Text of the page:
Torres’ knee injury is ultimately what truly destroyed him as a footballer. Reliant on his speed and skill, it was evident following surgery on his knee at the 2010 South Africa World Cup that there was something uneasy in the Fernando Torres camp. He was simply not the same player. Although we now know that Torres was receiving injections to get him through games due to Liverpool’s lack of options up front, and yes Torres may have had a deal with Chelsea before he ultimately left in January 2011, Liverpool were not selling the same player they had purchased. Torres was a victim of lack of options, forcing him through games which have ultimately cost him the type of career his talent deserved.
And thus leads us to Daniel Sturridge.
Sturridge has suffered a similar faith to Torres in terms of injuries; his career has been relatively spared up until recently.
Although having played less games due to being sparingly used by Chelsea, Sturridge began to pick up injuries in the last two seasons, which began with him contracting malaria in the Summer of 2012. When he joined Liverpool at the turn of 2013, he picked up a hamstring injury one month later, and having finished the season strong he picked up a serious ankle injury in an International friendly for England against the Republic of Ireland, Liverpool fans could feel the sweat gathering behind the ear as they faced a preseason without their new striker, and for Sturridge it would be another missed period to get himself 100% fit again.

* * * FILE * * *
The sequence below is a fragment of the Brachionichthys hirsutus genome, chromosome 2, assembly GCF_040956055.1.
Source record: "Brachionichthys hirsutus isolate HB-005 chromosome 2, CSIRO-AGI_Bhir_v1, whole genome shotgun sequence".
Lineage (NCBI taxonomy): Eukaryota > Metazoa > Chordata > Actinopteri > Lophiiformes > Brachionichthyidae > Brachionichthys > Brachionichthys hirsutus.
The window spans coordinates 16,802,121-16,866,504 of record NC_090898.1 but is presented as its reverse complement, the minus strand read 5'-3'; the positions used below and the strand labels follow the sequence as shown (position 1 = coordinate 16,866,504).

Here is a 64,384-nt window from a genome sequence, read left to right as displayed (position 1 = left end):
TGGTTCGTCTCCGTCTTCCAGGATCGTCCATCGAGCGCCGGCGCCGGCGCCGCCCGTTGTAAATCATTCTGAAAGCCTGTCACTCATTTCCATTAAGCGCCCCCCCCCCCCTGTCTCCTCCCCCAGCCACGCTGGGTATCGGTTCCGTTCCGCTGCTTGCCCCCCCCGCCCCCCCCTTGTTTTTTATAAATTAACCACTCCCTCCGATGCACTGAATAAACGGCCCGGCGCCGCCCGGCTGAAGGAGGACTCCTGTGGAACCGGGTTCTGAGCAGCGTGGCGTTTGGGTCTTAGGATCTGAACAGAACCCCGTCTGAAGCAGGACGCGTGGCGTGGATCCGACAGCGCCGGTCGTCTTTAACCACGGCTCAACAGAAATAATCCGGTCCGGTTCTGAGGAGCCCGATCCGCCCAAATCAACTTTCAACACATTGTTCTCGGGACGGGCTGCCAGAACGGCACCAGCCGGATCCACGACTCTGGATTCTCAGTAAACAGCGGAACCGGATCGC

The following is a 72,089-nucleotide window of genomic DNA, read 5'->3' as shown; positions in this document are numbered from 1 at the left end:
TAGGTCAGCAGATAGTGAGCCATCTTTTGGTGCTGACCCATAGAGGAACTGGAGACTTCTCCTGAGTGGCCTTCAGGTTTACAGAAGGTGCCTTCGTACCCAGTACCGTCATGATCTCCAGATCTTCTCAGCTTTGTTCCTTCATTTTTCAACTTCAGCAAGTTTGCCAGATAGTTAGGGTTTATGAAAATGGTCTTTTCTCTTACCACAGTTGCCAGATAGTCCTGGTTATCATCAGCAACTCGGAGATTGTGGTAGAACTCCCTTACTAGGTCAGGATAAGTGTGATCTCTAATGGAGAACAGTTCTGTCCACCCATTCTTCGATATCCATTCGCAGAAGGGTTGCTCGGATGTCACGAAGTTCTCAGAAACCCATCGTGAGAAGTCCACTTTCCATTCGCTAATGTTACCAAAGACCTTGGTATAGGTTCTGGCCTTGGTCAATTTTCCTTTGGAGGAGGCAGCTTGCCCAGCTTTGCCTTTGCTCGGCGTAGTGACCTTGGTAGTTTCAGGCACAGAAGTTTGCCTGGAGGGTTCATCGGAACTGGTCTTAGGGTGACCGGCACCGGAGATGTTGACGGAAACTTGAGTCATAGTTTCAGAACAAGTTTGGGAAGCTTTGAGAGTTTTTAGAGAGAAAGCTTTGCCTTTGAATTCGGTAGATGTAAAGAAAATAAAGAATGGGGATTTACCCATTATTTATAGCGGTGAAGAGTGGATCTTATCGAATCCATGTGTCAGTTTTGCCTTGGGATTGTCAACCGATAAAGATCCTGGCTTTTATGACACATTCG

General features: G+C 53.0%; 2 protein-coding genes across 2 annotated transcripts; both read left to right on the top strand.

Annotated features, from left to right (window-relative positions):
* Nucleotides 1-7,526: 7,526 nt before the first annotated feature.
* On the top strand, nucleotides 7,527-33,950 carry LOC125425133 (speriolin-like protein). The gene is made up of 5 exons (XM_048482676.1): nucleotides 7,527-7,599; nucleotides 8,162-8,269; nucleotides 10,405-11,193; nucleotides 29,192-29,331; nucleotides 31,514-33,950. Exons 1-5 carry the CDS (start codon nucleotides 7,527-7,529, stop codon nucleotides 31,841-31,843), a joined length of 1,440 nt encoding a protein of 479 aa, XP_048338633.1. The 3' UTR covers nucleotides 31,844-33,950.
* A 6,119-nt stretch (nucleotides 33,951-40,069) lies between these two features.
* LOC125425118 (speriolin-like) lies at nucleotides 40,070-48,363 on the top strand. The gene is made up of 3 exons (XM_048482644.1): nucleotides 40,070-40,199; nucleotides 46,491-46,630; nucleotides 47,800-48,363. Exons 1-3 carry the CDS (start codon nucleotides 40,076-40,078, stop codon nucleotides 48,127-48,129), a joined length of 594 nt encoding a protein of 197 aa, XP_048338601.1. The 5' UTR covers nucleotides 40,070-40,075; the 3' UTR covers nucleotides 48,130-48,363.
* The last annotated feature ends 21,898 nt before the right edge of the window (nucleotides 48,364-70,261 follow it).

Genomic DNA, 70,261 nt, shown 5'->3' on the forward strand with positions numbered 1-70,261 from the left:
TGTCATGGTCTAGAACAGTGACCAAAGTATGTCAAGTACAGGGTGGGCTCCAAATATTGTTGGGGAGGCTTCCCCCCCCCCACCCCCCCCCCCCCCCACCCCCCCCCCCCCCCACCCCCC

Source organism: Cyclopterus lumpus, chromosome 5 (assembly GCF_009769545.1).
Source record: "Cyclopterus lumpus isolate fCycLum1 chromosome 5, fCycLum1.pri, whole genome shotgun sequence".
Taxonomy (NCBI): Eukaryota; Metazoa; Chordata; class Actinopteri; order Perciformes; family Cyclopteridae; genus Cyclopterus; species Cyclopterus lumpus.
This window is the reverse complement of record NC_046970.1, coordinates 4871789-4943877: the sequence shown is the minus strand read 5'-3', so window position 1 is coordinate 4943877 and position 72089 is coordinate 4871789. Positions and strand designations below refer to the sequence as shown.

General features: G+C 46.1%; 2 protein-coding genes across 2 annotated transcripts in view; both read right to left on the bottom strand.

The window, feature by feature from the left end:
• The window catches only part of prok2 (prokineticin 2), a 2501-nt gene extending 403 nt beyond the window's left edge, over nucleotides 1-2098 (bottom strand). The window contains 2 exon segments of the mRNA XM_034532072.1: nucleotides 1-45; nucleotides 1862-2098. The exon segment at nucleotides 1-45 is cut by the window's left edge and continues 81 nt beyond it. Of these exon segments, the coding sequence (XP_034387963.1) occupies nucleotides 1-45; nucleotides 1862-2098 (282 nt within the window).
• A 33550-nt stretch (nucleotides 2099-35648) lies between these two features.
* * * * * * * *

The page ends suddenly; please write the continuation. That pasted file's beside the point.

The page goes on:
This season Liverpool were missing Sturridge for two months, but luckily Luis Suarez was more than capable of carrying the goal-scoring load in his absence. The manner in which Sturridge picked up his injury left many fans infuriated at Roy Hodgson, as he revealed he purposefully played him through injury to test his resolve. Sturridge is dreaming of dancing the Samba in Brazil, while Hodgson attempts to implement the Charleston.
Daniel Sturridge must look at what is in front of him and his club. Although he is well aware of the task that Liverpool are left with in the title run in, the faith shown in him by Brendan Rodgers and the Club itself will come before his thoughts on Brazil. What Liverpool must ensure in the future is that they do not have a repeat on fallen Fernando Torres. Sturridge has many wonderful attributes to his game, but his electrifying pace sets him above the rest. To maintain this devastating quality Sturridge must be nurtured and developed without being rushed back through injuries. Although being forced back into the first team selection due to Luis Suarez’s infamous 10 game ban, Rodgers will hope he is not left with this dilemma in the near future.
Sturridge deserves to be amongst the best in the world come June, and in Europe next season. To maintain his future at Liverpool, he must dedicate himself to developing as he has done until now, while the management and medical team ensure everything is done to elevate Sturridge’s game to the next level physically.